Rifaqatullah Razarwal

Pakistan celebrated its 75th Independence Day earlier last month with a democratic government in power. On the other hand, at the same time about 15 percent of Pakistan population is underwater due to the cataclysmic floods and most of the affectees appear to be dejected with the democratic government.

These affectees think that only military personnel could help them while political scientists believe that Pakistan problem was the absence of democratic attitudes as International Day of Democracy is being celebrated across the world.

The day is being observed to raise awareness about the importance of democracy.

Gul Wali Khan, 75 a resident of Nowshera district has currently his house under water while his family members are trying to salvage their valuables from the flood waters. Mr Wali said that people were satisfied in military rule as compared to democracy. “Even today we are waiting for military help,” he said.

Mr Wali said that what the use of democracy when military had to rush to rescue him when his house was under water. “We need people who assist us when we are in trouble,” he said.

However, many of the today’s youth think otherwise. Kashif Jan, a resident of Charsadda district told TNN that the history showed that people rights being trampled under dictatorships.

Mr Jan said being a political activist whenever he can take to roads whenever he disagrees with a government policies as they freedom of expression in democracy. Besides, he said that consultation on an issue always results into positive outcomes as compared to individual decision. Similarly, in democracy decision are made in light of public wishes, which always yield positive result.

These opinions of 75 years old and 25 years old youth encapsulate Pakistan’s history, where the elderly years for martial law while the youths is also discontented.

However, despite their discontent, the youth still think that the democracy is the best system and one should vote good people for offices.

Economist Intelligence Unit in its 2021 report placed Pakistan on 104 positions among 176 countries and declared the country has hybrid regime.

What the political scientists suggest

On the other hand, political scientists suggest that all three organs of state and military establishment have to play their role in strengthening democracy’s roots in the country.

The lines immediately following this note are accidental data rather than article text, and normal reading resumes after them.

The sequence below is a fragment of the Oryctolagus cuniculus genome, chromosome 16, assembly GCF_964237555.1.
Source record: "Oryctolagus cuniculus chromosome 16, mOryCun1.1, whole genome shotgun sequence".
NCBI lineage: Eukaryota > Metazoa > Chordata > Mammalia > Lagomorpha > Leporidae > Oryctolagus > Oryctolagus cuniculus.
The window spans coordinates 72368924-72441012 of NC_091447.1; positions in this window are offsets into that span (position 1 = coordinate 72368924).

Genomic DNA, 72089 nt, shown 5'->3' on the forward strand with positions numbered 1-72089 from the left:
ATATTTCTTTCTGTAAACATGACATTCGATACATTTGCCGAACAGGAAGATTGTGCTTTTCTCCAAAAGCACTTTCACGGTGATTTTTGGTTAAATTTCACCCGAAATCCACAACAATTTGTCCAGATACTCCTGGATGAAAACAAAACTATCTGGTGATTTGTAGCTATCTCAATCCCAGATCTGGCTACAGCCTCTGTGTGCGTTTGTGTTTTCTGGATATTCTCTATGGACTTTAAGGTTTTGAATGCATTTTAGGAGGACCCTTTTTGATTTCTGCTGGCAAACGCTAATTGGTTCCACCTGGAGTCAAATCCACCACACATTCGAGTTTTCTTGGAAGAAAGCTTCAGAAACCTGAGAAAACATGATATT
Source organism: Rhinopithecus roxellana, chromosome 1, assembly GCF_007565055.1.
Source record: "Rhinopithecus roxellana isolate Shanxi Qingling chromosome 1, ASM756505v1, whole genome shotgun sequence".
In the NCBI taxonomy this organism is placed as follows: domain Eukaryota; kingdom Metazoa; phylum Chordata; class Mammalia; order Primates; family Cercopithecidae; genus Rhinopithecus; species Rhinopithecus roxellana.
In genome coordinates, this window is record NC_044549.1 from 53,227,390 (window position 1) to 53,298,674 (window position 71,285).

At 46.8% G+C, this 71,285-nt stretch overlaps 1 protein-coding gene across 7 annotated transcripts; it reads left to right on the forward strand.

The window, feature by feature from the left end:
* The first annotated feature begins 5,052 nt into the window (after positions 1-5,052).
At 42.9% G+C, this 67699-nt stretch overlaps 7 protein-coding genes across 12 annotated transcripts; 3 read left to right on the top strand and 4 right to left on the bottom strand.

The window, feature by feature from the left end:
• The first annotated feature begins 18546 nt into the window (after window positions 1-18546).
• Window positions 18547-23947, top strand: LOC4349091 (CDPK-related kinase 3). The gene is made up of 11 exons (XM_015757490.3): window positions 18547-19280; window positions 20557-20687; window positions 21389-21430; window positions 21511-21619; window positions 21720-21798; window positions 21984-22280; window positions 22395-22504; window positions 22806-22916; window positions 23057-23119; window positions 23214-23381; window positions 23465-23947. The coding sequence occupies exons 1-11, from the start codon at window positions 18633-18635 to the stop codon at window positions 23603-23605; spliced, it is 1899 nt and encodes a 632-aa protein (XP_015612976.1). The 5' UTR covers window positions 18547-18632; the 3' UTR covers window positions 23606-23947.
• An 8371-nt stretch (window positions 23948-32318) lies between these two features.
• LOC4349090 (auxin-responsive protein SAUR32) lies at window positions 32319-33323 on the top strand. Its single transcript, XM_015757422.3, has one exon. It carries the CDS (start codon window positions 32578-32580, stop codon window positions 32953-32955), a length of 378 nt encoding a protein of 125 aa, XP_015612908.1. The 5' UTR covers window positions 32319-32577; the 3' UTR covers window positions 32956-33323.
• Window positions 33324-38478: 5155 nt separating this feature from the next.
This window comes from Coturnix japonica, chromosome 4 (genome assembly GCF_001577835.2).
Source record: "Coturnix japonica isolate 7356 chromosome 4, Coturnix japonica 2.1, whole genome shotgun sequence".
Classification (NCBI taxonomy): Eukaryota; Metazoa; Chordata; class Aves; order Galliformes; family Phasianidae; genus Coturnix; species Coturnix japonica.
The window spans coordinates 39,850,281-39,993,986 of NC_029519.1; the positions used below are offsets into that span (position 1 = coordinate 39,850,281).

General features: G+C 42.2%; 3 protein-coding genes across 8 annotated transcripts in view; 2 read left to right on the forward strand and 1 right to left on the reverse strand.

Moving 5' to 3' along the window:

Dr Aamer Raza, a political science faculty at the University of Peshawar said that many people support military dictators in Pakistan.

Dr Raza said that this mindset was changing as now even military establishment could not think of toppling democratically elected governments. Besides, he said that there was resistance of establishment was clearly visible.

Besides, he said that some institution in Pakistan is presented as the source of power, which results into people pinning their hopes on these institutions. However, he said that people basic rights were denied whenever there was a martial law in Pakistan.

Senior journalist Mazhar Abbas said that Pakistan was unable to change the laws it inherited from British raj.

Besides, he said that three military rulers ruled Pakistan and judiciary, military and politicians were to blame for the martial law.

However, he said that both the civilian as well as military rulers kept the public out of decision making while judiciary protected this.

He said that he considered the judiciary responsible due to the reason that they always ended up legitimizing the martial laws. “If courts had ruled for elections in 1977 and 1999, then definitely, the dictators would have held elections,” he said.

He said that instead of protecting constitution, judiciary legitimized the martial laws under the doctrines of necessity.

Mr Abbas said that lack of democracy within political parties was also posed great threat to democracy and most of the country’s political parties revolved around personalities and families.

“Even this is a kind of dictatorship which did now allow democracy to take roots in political parties,” he said.

Similarly, he said that even judiciary failed to protect the constitution an ended up legitimizing martial laws.

He said that military establishment has always harbored anti-democracy feelings privately.

“If we address these issues, then, the democracy will start bearing fruits over coming decades,” he said.

“Democracy is the worst form of government – except for all the others that have been tried.” he quoted former British Prime Minister Winston Churchill.

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